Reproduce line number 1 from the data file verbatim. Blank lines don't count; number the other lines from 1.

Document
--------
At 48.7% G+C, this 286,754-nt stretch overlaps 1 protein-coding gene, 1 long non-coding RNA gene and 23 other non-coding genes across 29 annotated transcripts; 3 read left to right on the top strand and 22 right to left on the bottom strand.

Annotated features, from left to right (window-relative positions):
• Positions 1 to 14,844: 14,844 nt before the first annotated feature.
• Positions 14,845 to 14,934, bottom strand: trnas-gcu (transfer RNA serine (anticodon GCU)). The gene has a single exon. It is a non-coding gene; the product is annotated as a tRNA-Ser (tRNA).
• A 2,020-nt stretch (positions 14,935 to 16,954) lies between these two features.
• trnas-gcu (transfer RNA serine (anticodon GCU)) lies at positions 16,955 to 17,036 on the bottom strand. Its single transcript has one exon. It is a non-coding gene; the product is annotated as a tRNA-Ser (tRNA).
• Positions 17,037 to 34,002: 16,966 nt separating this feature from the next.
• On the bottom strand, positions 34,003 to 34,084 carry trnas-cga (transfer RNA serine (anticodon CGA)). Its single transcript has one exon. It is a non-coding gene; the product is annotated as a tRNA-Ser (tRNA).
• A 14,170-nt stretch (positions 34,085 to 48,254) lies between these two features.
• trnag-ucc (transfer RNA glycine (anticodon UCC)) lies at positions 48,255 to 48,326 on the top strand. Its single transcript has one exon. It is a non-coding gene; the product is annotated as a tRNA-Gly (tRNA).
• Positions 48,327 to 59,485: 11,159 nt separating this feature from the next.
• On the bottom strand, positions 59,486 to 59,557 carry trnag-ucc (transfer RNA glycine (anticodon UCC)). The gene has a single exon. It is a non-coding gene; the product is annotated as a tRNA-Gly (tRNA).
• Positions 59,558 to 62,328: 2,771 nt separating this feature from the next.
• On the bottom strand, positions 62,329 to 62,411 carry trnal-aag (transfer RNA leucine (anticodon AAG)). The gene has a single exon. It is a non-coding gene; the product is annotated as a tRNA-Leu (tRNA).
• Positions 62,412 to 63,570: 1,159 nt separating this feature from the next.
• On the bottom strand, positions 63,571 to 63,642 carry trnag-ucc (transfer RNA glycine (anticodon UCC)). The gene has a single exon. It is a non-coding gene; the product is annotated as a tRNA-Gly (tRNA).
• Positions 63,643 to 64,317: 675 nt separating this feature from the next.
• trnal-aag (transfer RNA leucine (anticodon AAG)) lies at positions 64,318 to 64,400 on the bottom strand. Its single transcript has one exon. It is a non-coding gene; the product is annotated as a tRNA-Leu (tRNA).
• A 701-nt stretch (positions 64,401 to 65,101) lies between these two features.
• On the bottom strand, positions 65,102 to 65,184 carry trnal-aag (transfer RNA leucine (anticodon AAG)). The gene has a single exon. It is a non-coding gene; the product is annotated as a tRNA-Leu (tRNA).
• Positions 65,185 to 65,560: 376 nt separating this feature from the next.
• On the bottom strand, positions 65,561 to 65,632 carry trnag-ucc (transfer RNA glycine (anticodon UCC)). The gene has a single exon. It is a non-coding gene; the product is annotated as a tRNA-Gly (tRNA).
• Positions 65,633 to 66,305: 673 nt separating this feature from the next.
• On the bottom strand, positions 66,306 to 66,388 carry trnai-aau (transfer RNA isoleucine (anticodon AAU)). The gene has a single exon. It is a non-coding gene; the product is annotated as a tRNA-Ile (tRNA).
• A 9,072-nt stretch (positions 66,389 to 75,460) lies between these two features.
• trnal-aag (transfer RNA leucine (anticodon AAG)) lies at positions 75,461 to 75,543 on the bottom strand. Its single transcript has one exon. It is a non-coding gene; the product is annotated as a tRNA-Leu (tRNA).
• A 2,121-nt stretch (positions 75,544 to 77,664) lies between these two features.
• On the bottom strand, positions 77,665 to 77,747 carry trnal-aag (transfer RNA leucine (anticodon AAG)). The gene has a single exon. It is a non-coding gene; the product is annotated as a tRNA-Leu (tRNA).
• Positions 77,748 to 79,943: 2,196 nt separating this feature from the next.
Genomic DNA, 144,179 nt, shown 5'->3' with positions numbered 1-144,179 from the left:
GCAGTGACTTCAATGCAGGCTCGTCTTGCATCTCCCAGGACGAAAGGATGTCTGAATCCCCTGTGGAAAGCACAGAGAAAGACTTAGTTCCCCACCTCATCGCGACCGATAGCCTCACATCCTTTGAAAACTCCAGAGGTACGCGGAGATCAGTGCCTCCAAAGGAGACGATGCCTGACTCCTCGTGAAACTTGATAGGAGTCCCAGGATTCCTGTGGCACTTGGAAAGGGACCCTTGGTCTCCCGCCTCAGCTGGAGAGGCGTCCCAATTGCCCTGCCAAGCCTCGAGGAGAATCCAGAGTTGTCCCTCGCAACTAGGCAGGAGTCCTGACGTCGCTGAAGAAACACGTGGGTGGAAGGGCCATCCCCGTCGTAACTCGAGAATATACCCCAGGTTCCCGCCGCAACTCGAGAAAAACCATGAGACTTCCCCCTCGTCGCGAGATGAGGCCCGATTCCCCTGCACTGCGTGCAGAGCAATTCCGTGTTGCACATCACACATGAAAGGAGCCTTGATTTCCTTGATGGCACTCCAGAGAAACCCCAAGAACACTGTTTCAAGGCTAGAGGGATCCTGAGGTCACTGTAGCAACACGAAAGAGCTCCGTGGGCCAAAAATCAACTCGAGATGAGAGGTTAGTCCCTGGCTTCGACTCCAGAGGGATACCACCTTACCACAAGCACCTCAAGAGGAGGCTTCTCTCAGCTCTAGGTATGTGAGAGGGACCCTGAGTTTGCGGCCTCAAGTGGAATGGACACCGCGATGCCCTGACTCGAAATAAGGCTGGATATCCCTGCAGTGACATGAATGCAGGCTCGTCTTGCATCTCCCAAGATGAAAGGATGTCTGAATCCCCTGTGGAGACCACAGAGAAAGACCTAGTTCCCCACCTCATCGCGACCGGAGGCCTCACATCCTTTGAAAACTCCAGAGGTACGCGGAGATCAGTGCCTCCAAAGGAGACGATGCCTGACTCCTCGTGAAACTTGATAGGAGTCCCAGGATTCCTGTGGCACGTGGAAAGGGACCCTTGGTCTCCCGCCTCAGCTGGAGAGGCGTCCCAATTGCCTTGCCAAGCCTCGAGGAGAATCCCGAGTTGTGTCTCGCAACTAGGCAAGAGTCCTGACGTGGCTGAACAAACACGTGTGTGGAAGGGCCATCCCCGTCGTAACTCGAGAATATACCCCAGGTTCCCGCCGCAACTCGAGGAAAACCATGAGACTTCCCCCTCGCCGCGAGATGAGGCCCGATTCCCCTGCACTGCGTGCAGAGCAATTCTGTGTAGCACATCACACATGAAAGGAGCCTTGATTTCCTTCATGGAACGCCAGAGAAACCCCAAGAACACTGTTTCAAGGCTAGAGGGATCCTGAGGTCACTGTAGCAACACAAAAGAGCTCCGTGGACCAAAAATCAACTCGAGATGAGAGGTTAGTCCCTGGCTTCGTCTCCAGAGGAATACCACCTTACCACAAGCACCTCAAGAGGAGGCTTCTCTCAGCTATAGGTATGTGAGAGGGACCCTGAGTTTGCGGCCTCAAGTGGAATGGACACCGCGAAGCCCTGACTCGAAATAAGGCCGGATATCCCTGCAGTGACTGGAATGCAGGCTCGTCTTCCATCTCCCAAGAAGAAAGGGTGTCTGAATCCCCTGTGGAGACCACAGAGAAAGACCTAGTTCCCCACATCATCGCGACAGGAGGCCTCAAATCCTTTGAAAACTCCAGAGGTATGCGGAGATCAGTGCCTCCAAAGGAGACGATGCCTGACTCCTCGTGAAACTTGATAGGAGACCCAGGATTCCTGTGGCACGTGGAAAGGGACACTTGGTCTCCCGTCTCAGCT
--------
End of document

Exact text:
At 48.7% G+C, this 286,754-nt stretch overlaps 1 protein-coding gene, 1 long non-coding RNA gene and 23 other non-coding genes across 29 annotated transcripts; 3 read left to right on the top strand and 22 right to left on the bottom strand.